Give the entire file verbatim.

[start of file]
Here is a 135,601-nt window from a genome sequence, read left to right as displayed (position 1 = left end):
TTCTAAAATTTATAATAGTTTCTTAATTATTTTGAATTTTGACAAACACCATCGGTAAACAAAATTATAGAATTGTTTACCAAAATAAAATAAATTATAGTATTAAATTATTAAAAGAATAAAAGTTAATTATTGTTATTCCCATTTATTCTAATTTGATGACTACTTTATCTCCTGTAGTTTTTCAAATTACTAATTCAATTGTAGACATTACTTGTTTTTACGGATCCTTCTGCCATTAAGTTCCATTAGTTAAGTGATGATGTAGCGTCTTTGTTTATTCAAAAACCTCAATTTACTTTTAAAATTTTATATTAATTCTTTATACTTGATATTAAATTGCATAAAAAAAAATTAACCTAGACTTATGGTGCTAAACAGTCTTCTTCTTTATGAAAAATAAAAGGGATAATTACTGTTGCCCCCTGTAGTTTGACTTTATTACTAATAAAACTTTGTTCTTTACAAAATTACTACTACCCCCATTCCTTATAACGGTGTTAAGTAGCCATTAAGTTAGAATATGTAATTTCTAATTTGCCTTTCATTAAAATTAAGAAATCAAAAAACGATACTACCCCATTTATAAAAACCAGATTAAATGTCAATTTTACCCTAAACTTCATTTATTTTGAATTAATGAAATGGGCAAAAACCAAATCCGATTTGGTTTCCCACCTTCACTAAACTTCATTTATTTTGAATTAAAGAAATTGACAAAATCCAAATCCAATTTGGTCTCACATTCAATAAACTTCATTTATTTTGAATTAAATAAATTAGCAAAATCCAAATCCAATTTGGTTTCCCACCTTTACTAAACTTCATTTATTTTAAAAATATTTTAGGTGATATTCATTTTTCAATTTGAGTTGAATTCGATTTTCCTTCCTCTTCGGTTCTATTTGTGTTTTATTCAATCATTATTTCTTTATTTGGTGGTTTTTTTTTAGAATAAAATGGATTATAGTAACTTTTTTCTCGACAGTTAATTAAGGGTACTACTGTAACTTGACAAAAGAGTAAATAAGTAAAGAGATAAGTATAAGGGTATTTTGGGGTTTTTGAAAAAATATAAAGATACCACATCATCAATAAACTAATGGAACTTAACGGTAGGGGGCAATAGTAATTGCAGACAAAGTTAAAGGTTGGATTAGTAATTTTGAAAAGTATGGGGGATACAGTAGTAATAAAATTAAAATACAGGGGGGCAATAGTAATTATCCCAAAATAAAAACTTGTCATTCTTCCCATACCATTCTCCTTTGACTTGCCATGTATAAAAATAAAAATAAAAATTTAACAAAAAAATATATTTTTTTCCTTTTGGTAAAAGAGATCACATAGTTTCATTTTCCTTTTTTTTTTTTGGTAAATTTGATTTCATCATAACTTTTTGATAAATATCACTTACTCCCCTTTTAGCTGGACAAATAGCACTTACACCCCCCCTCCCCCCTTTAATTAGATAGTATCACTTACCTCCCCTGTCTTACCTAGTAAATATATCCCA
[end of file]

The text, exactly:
Here is a 135,601-nt window from a genome sequence, read left to right as displayed (position 1 = left end):
TTCTAAAATTTATAATAGTTTCTTAATTATTTTGAATTTTGACAAACACCATCGGTAAACAAAATTATAGAATTGTTTACCAAAATAAAATAAATTATAGTATTAAATTATTAAAAGAATAAAAGTTAATTATTGTTATTCCCATTTATTCTAATTTGATGACTACTTTATCTCCTGTAGTTTTTCAAATTACTAATTCAATTGTAGACATTACTTGTTTTTACGGATCCTTCTGCCATTAAGTTCCATTAGTTAAGTGATGATGTAGCGTCTTTGTTTATTCAAAAACCTCAATTTACTTTTAAAATTTTATATTAATTCTTTATACTTGATATTAAATTGCATAAAAAAAAATTAACCTAGACTTATGGTGCTAAACAGTCTTCTTCTTTATGAAAAATAAAAGGGATAATTACTGTTGCCCCCTGTAGTTTGACTTTATTACTAATAAAACTTTGTTCTTTACAAAATTACTACTACCCCCATTCCTTATAACGGTGTTAAGTAGCCATTAAGTTAGAATATGTAATTTCTAATTTGCCTTTCATTAAAATTAAGAAATCAAAAAACGATACTACCCCATTTATAAAAACCAGATTAAATGTCAATTTTACCCTAAACTTCATTTATTTTGAATTAATGAAATGGGCAAAAACCAAATCCGATTTGGTTTCCCACCTTCACTAAACTTCATTTATTTTGAATTAAAGAAATTGACAAAATCCAAATCCAATTTGGTCTCACATTCAATAAACTTCATTTATTTTGAATTAAATAAATTAGCAAAATCCAAATCCAATTTGGTTTCCCACCTTTACTAAACTTCATTTATTTTAAAAATATTTTAGGTGATATTCATTTTTCAATTTGAGTTGAATTCGATTTTCCTTCCTCTTCGGTTCTATTTGTGTTTTATTCAATCATTATTTCTTTATTTGGTGGTTTTTTTTTAGAATAAAATGGATTATAGTAACTTTTTTCTCGACAGTTAATTAAGGGTACTACTGTAACTTGACAAAAGAGTAAATAAGTAAAGAGATAAGTATAAGGGTATTTTGGGGTTTTTGAAAAAATATAAAGATACCACATCATCAATAAACTAATGGAACTTAACGGTAGGGGGCAATAGTAATTGCAGACAAAGTTAAAGGTTGGATTAGTAATTTTGAAAAGTATGGGGGATACAGTAGTAATAAAATTAAAATACAGGGGGGCAATAGTAATTATCCCAAAATAAAAACTTGTCATTCTTCCCATACCATTCTCCTTTGACTTGCCATGTATAAAAATAAAAATAAAAATTTAACAAAAAAATATATTTTTTTCCTTTTGGTAAAAGAGATCACATAGTTTCATTTTCCTTTTTTTTTTTTGGTAAATTTGATTTCATCATAACTTTTTGATAAATATCACTTACTCCCCTTTTAGCTGGACAAATAGCACTTACACCCCCCCTCCCCCCTTTAATTAGATAGTATCACTTACCTCCCCTGTCTTACCTAGTAAATATATCCCA